This is an entry of the 50 Before 50 Martial Law Commemoration Series.  To see the full list of entries, press this link: 50 Before 50 Project Page




Martial law is the imposition of direct military control over routine civic duties, and particularly or the suspension of civil law by a government, particularly in reaction to an emergency where civil forces are overwhelmed. It was implemented by former President Ferdinand Marcos Sr. on September 23, 1972, announcing on television that he had declared Martial Law throughout the Philippines to protect the state from communist groups like the Communist Party of the Philippines (CPP). However, after Marcos Sr. implemented Martial Law in the Philippines, abuse of power over innocent people became widespread.

Beng was one of the victims that was subjected to torture due to abuse of power. In late 1973, two armed men from the Philippine Army’s local task force and the Criminal Intelligence Service blocked Beng, who was on his way to his aunt’s house. They proceeded to assault him by striking him with a shotgun on his lower back and by punching him at different parts of his body including his face.[1] Then, with his hands tied behind his back, Beng was brought to a local police station in Iloilo where he was presented to the Chief of Police. There, interrogations began, and he was stripped down and hit several times in the head with a .45 caliber pistol, causing him to bleed severely.[2]

Beng was taken to a camp in Iloilo and was placed in his own detention cell where he was assaulted and subjected to russian roulette torture. A few days later, Beng was ordered to leave his prison cell for interrogation as he was questioned about a certain person and location. He was also taken to a funeral home to verify a body.[3] Eventually, Beng was temporarily released more than a year later in late 1974 on the condition that he was to report to his Provincial Commander every Saturday.[4]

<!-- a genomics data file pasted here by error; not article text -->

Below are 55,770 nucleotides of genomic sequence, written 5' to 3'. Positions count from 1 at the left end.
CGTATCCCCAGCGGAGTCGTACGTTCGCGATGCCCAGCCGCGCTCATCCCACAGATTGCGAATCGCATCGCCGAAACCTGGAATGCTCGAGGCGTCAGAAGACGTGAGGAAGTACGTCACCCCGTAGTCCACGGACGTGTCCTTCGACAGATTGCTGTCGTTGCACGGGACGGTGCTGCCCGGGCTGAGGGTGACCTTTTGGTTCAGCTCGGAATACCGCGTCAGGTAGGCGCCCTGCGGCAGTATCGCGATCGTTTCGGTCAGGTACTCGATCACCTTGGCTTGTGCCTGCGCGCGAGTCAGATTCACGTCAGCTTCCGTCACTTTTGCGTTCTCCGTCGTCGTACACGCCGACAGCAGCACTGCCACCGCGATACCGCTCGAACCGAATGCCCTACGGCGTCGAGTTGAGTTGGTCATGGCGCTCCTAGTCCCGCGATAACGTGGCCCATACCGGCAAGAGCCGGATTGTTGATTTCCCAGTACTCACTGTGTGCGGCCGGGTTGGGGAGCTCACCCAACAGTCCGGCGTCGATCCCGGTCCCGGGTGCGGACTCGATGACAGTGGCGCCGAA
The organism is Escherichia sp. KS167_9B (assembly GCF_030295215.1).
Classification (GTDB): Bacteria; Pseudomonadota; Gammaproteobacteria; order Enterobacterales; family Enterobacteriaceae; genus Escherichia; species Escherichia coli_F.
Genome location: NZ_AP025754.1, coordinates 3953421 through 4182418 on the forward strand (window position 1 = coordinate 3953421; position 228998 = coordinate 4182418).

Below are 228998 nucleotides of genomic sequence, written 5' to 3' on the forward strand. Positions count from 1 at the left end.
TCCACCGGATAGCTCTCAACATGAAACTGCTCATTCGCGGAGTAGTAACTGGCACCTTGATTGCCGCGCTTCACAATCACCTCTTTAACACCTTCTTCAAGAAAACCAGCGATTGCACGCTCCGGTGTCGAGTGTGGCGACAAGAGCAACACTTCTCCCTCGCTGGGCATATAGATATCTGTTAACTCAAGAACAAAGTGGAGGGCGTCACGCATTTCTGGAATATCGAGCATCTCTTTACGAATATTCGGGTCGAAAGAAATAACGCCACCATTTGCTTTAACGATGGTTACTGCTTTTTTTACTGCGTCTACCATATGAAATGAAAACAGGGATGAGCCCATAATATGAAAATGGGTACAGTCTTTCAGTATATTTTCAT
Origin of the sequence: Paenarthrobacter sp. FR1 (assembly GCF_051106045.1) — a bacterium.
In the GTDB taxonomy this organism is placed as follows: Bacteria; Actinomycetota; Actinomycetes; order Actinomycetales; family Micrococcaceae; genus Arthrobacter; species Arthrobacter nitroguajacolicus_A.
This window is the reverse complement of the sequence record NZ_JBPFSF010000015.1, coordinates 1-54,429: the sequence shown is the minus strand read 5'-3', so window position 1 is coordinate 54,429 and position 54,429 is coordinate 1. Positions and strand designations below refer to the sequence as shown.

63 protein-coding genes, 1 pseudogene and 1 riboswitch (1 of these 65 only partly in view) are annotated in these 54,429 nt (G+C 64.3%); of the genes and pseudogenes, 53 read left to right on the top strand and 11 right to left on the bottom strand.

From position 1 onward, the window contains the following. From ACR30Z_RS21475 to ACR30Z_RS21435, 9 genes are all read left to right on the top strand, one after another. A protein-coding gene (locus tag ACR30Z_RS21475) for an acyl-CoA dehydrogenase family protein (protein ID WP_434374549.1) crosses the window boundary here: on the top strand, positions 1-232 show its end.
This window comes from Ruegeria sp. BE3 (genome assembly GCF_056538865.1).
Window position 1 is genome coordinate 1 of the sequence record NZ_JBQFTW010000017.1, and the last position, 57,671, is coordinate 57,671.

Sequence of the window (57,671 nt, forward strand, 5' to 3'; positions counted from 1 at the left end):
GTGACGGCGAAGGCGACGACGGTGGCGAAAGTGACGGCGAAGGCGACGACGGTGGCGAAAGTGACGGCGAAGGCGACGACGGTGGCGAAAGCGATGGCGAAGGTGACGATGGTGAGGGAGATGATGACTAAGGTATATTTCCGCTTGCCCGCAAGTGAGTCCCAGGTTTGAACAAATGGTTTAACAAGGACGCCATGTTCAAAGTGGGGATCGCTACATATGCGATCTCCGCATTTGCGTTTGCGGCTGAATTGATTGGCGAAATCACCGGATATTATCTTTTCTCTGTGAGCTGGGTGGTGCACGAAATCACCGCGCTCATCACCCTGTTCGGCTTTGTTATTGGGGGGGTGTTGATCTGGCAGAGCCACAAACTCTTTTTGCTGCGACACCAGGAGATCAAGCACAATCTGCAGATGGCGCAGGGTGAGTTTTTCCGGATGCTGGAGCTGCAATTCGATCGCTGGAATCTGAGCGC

In 2014, Beng was able to file a claim and was duly recognized by the Human Rights Victims’ Claims Board (HRVCB). The Board adjudicated his claim and poured through the documents he submitted to corroborate his story. From this, they were able to conclude that Beng had been indeed arbitrarily detained for more than a year. The physical assault inflicted upon him also qualified as torture based on its definition under R.A. No. 9745. Thus, Beng was recognized as a victim of human rights violation and was awarded seven (7) points for torture.[5]

We should remember what happened during the period of martial law under the reign of Marcos Sr., as we must bring justice to the sufferings of the innocent victims. We should educate others about what happened so that it does not happen to us again. The experience of Beng, who was an innocent bystander that became victim to the abuse of those who were in power, must not have a repeat in the future. Stories like this should be known to all to serve as a lesson that if we do not show our voices over those who abuse their power, then history will repeat itself and abuses in human rights will happen again.


[1] Victim’s affidavit (Case No. 07-2014-06-00137, Iloilo: 2014), accessed through the archives of the Human Rights Violations Victims’ Memorial Commission.

[2] Ibid.

[3] Ibid.

[4] “Resolution” (Case No. 07-2014-06-00137, Metro Manila: 2014), accessed through the archives of the Human Rights Violations Victims’ Memorial Commission.

[5] Ibid.; “Republic Act. No. 9745,” Official Gazette, November 10, 2009, accessed July 14, 2022, He was awarded 7 points as torture corresponds to the category obtaining the highest number of points, as compared to arbitrary detention, for which he was awarded 5 points.